Every February, Republicans across America honor our party’s first – and many would argue the greatest ever – president, Abraham Lincoln. Homage is paid in the form of a feast known as the Lincoln Day Dinner.
The nation’s 16th president, who erased the pockmark of slavery while ultimately keeping the Union whole, is surely worthy of this obeisance. But so, too, is another great Republican president, arguably the greatest of the 20th century, if not one of the greatest of all time – Ronald Wilson Reagan. Consider:
Reagan was chiefly responsible for the West winning the Cold War, thus bringing the end to an evil empire which had killed, tortured, impoverished and subjugated hundreds of millions of people. Reagan also stood forcefully athwart the trend to dissolve the principles upon which our nation was founded. Rather than letting America succumb to the malaise he inherited, he restored our national faith and pride. He presided over what was then the longest peacetime economic expansion we’d ever seen. In so doing, he attained a record since unbroken – 525 electorate votes in 1984, the most ever in any presidential election. The Gipper came within a whisker of being the first presidential candidate since the founders to sweep every state.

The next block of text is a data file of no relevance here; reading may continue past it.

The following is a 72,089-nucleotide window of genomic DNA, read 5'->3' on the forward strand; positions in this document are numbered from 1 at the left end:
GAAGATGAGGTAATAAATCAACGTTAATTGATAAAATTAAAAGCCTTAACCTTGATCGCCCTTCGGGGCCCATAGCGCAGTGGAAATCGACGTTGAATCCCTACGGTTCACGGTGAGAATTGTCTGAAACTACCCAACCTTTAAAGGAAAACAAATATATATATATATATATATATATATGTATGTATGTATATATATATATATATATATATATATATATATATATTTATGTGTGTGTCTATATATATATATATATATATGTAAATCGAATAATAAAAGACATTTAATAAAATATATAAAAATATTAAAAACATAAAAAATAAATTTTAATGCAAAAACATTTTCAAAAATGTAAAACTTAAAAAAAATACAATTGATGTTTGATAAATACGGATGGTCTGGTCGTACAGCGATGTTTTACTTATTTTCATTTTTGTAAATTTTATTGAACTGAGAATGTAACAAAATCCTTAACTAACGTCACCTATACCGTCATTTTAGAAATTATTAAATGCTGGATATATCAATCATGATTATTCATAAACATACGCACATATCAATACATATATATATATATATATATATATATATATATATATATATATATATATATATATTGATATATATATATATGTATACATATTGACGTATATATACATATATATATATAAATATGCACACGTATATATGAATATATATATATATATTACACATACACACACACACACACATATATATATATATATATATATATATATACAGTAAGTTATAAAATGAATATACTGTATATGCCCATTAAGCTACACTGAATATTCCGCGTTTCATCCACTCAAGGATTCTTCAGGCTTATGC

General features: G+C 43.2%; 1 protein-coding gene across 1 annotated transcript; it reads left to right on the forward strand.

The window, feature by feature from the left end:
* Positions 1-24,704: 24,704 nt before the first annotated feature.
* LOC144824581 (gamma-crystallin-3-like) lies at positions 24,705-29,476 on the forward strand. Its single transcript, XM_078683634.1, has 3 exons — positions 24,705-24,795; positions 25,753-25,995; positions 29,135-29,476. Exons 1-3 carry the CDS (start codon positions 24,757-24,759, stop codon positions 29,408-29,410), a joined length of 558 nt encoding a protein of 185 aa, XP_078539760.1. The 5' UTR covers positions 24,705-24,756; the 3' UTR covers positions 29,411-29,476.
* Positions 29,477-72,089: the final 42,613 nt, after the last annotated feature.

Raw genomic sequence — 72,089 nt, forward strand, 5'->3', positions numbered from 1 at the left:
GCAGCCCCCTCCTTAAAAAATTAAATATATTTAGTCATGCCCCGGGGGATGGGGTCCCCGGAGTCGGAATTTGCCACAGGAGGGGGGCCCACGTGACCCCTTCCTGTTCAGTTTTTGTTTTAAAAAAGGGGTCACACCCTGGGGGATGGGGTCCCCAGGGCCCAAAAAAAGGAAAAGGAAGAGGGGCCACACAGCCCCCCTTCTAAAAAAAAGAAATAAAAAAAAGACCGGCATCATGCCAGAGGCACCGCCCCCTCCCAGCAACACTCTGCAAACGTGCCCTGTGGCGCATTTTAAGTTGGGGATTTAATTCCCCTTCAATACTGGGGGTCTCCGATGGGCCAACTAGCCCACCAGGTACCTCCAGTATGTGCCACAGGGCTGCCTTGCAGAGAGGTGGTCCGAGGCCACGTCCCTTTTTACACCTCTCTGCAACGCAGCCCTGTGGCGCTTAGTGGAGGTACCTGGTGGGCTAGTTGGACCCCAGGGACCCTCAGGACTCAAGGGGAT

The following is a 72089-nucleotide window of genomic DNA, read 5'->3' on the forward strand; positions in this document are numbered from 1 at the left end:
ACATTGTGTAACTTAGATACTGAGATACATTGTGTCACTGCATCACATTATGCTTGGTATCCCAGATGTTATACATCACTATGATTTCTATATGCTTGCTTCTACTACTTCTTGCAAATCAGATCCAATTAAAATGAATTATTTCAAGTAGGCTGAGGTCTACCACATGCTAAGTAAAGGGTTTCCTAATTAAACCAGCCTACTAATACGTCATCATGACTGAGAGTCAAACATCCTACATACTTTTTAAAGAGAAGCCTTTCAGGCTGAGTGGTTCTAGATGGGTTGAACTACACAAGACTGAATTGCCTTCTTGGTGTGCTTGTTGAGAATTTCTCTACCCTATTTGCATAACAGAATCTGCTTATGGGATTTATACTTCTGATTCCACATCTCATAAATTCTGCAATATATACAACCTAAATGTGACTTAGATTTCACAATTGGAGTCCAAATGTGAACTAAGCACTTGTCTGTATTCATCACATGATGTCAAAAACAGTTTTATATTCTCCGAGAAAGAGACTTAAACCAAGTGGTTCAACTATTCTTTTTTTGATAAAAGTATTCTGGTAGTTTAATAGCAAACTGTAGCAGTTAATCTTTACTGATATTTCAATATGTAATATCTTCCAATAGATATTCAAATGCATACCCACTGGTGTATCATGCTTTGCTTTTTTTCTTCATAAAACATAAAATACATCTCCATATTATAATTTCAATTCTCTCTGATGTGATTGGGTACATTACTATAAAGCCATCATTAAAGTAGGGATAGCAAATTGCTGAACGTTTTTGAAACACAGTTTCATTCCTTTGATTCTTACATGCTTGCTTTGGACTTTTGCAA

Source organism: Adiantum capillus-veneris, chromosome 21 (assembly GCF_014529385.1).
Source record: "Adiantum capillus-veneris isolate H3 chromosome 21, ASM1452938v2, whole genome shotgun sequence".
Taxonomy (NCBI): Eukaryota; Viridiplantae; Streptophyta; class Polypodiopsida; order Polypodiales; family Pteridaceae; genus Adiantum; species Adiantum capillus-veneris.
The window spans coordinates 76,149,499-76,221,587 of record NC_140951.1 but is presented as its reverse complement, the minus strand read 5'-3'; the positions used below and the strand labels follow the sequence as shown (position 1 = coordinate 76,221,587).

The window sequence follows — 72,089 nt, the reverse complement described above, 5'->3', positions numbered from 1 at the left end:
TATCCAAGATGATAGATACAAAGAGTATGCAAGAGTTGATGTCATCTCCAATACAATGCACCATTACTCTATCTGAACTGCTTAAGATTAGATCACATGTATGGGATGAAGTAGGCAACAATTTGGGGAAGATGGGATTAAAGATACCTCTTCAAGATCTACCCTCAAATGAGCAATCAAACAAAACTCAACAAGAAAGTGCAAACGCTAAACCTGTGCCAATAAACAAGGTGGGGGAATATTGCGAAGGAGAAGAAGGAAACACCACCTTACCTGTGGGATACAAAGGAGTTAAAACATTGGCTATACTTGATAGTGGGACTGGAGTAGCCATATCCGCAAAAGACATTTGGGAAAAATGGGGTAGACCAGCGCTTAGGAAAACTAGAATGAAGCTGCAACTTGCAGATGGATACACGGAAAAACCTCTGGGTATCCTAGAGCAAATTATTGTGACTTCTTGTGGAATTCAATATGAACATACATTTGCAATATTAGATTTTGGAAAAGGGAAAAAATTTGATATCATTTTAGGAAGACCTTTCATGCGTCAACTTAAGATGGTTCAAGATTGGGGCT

Like Lincoln, Reagan was born in February. Both men had humble mid-western roots. Lincoln was born in a log cabin and later lived with his family in a dugout in the side of a hill. Reagan was born in Illinois – the Land of Lincoln – in an apartment above a bakery, to an alcoholic father who was sporadically unemployed. Both men had a deep, abiding faith in God that was the foundation of their philosophical underpinnings.
Our Democrat counterparts annually celebrate Jefferson-Jackson Day, in deference to two of their greatest presidents.
It is high time the Grand Old Party pay homage to both the Great Communicator and the Great Emancipator with an annual Lincoln-Reagan Day feast.